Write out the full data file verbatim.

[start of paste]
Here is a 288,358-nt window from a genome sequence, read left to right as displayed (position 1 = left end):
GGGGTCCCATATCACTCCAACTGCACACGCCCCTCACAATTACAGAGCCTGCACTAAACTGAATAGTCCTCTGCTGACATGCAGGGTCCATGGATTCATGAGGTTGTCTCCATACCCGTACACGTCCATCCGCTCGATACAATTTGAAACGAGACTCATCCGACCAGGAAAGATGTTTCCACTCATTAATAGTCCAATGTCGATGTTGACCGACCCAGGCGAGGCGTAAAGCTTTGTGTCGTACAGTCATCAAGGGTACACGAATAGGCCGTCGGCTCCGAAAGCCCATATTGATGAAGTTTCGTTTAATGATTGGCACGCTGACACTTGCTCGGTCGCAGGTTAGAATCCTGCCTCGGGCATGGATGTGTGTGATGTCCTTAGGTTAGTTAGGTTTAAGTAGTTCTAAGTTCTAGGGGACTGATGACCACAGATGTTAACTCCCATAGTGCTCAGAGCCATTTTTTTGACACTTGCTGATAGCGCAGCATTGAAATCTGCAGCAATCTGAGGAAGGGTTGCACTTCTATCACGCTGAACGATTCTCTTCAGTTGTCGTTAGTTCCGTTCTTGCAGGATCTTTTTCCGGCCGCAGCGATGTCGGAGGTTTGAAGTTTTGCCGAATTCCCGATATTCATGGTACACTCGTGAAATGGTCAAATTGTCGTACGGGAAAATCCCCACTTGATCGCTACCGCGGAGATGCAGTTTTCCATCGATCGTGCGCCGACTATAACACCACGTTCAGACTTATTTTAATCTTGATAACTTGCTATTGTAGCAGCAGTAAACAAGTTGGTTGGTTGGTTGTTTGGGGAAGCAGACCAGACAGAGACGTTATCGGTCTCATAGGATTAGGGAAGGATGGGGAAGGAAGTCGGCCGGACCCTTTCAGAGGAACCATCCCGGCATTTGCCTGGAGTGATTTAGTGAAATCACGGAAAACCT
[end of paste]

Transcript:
Here is a 288,358-nt window from a genome sequence, read left to right as displayed (position 1 = left end):
GGGGTCCCATATCACTCCAACTGCACACGCCCCTCACAATTACAGAGCCTGCACTAAACTGAATAGTCCTCTGCTGACATGCAGGGTCCATGGATTCATGAGGTTGTCTCCATACCCGTACACGTCCATCCGCTCGATACAATTTGAAACGAGACTCATCCGACCAGGAAAGATGTTTCCACTCATTAATAGTCCAATGTCGATGTTGACCGACCCAGGCGAGGCGTAAAGCTTTGTGTCGTACAGTCATCAAGGGTACACGAATAGGCCGTCGGCTCCGAAAGCCCATATTGATGAAGTTTCGTTTAATGATTGGCACGCTGACACTTGCTCGGTCGCAGGTTAGAATCCTGCCTCGGGCATGGATGTGTGTGATGTCCTTAGGTTAGTTAGGTTTAAGTAGTTCTAAGTTCTAGGGGACTGATGACCACAGATGTTAACTCCCATAGTGCTCAGAGCCATTTTTTTGACACTTGCTGATAGCGCAGCATTGAAATCTGCAGCAATCTGAGGAAGGGTTGCACTTCTATCACGCTGAACGATTCTCTTCAGTTGTCGTTAGTTCCGTTCTTGCAGGATCTTTTTCCGGCCGCAGCGATGTCGGAGGTTTGAAGTTTTGCCGAATTCCCGATATTCATGGTACACTCGTGAAATGGTCAAATTGTCGTACGGGAAAATCCCCACTTGATCGCTACCGCGGAGATGCAGTTTTCCATCGATCGTGCGCCGACTATAACACCACGTTCAGACTTATTTTAATCTTGATAACTTGCTATTGTAGCAGCAGTAAACAAGTTGGTTGGTTGGTTGTTTGGGGAAGCAGACCAGACAGAGACGTTATCGGTCTCATAGGATTAGGGAAGGATGGGGAAGGAAGTCGGCCGGACCCTTTCAGAGGAACCATCCCGGCATTTGCCTGGAGTGATTTAGTGAAATCACGGAAAACCT